Oil prices steady as geopolitical risks take toll

Beijing — Oil prices were little changed in Asian trading on Wednesday as weak demand and a recovery in supply limited the market’s reaction to mounting geopolitical risk.

The front-month March contract for Brent crude inched up 5c to $79.60 a barrel as at 1.38am GMT. US West Texas Intermediate crude ticked up 7c to $74.44 a barrel.

“Weak demand amid ongoing supply risks kept crude oil hemmed in a tight range,” ANZ analysts said in a client note.

The prompt-month contract for Brent crude was trading at a 42c premium over the following month as geopolitical tension drove demand for nearer-term supply.

A coalition of 24 nations led by the US and UK conducted new strikes against Houthi fighters in Yemen on Tuesday. The strikes were aimed at stopping the Houthis’ attacks on global trade, Britain said in a joint statement.

The US said Iran-backed Houthis have mounted 26 attacks since late November on commercial shipping in the Red Sea, a shipping lane used by about 12% of global oil trade before the attacks.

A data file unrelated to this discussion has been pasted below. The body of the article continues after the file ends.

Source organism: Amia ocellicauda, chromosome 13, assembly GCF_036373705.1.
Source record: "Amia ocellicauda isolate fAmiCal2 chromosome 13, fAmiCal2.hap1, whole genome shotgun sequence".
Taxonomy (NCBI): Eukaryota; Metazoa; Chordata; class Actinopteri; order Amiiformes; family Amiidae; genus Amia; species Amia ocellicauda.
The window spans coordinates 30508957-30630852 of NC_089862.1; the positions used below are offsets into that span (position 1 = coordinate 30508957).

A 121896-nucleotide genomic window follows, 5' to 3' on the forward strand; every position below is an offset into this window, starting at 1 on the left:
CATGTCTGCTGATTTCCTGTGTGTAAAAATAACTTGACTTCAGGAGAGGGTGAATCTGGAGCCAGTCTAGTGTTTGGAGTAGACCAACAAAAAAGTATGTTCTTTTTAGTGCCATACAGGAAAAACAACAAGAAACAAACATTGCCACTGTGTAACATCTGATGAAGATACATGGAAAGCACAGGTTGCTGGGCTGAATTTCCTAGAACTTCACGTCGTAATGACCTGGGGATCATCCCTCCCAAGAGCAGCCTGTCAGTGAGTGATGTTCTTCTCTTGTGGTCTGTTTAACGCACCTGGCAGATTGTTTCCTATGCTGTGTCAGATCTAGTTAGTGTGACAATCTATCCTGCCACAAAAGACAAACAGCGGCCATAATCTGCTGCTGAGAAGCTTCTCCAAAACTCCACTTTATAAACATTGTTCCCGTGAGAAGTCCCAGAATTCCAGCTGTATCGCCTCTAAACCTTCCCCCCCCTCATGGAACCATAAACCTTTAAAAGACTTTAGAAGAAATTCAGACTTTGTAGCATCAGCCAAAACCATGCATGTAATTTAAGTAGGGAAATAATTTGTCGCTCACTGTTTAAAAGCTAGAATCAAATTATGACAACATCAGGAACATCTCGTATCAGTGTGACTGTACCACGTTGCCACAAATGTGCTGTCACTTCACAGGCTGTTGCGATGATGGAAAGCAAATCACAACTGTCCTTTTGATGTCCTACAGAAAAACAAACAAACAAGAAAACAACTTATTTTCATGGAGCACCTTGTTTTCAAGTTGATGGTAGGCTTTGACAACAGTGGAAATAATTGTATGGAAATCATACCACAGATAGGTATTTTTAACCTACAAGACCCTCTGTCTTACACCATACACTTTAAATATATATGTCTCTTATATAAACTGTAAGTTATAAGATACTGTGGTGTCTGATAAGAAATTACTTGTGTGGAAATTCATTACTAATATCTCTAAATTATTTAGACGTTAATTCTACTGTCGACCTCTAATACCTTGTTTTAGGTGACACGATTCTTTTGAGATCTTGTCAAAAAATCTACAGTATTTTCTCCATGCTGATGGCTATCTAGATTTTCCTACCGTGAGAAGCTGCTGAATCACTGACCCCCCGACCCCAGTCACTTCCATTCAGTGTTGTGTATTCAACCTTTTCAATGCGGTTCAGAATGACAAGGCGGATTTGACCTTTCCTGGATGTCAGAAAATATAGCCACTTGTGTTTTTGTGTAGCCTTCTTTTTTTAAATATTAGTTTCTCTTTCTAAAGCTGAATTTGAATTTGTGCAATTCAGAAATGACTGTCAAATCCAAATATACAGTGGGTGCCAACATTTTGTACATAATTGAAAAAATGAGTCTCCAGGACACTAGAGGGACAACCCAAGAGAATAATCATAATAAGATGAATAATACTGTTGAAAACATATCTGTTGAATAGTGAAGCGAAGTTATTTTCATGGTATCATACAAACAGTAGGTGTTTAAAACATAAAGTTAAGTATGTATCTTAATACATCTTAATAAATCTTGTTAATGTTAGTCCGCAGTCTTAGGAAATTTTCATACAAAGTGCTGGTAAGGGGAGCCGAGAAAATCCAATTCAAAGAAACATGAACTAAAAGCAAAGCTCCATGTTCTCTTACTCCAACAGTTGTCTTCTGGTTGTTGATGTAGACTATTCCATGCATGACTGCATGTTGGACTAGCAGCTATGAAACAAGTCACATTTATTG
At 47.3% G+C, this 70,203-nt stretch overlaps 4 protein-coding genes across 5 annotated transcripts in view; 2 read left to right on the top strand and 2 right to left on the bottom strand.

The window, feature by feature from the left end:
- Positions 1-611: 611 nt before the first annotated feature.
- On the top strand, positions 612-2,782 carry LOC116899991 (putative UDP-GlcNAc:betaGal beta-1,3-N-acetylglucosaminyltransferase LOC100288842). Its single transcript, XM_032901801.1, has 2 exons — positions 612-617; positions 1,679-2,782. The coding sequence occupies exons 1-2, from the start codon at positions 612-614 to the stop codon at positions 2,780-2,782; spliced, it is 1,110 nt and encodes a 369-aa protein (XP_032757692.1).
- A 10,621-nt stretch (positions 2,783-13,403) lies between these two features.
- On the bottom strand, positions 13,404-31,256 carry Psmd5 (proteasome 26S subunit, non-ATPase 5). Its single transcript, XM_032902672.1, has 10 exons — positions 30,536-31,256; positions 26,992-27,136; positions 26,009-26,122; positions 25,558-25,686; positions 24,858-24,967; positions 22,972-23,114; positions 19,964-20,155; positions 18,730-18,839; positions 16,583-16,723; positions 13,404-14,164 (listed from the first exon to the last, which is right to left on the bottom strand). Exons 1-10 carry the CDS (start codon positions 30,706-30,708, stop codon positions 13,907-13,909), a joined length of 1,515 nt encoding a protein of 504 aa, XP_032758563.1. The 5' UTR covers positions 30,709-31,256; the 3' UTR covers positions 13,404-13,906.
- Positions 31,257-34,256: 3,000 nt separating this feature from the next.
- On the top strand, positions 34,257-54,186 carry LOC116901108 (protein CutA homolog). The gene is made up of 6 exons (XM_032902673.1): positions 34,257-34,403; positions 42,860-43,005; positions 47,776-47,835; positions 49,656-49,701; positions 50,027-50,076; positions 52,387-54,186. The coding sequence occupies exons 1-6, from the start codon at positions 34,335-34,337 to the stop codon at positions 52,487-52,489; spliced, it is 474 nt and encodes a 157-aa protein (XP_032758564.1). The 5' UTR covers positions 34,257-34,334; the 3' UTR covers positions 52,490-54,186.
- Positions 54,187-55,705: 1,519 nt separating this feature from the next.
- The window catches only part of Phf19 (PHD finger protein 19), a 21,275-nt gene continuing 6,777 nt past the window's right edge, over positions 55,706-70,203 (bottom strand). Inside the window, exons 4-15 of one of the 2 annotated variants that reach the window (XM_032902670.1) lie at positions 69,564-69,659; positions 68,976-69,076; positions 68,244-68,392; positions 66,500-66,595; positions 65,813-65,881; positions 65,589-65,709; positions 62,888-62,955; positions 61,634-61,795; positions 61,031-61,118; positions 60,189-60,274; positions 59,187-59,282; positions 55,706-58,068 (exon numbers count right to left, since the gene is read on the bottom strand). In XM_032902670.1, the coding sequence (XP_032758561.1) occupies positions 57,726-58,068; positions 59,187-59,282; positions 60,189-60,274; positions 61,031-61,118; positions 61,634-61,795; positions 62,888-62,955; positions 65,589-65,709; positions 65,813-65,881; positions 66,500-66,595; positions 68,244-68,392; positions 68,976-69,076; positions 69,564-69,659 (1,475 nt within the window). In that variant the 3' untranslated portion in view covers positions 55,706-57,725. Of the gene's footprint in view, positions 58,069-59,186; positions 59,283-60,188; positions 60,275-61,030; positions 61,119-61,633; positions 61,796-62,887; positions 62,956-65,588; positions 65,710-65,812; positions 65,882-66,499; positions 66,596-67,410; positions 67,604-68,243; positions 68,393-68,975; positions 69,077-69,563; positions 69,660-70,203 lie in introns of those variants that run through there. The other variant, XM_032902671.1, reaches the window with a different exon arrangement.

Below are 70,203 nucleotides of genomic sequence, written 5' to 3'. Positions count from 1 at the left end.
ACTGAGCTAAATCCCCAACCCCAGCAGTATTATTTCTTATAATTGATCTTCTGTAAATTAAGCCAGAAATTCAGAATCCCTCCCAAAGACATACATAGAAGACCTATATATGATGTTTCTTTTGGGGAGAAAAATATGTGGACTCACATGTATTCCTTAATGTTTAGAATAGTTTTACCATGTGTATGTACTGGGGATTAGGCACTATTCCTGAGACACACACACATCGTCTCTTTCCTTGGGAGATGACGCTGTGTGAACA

The US also carried out strikes against Iran-linked militia in Iraq on Tuesday, following an attack on an Iraqi airbase that wounded US forces.

But news that Libya had restarted oil exports and US supply had started to recover from a recent cold snap limited price rises, ANZ analysts said.

Libya’s 300,000 bpd Sharara oilfield restarted on January 21 after a protest-related pause since early January.

In the US, the third-largest oil-producing state of North Dakota brought some oil output back online after weather-related disruption, the state’s pipeline authority said. But output was still down as much as 300,000 barrels per day (bpd). In mid-January, output had weakened by as much as 425,000 bpd on extreme cold.


Source: businesslive.co.za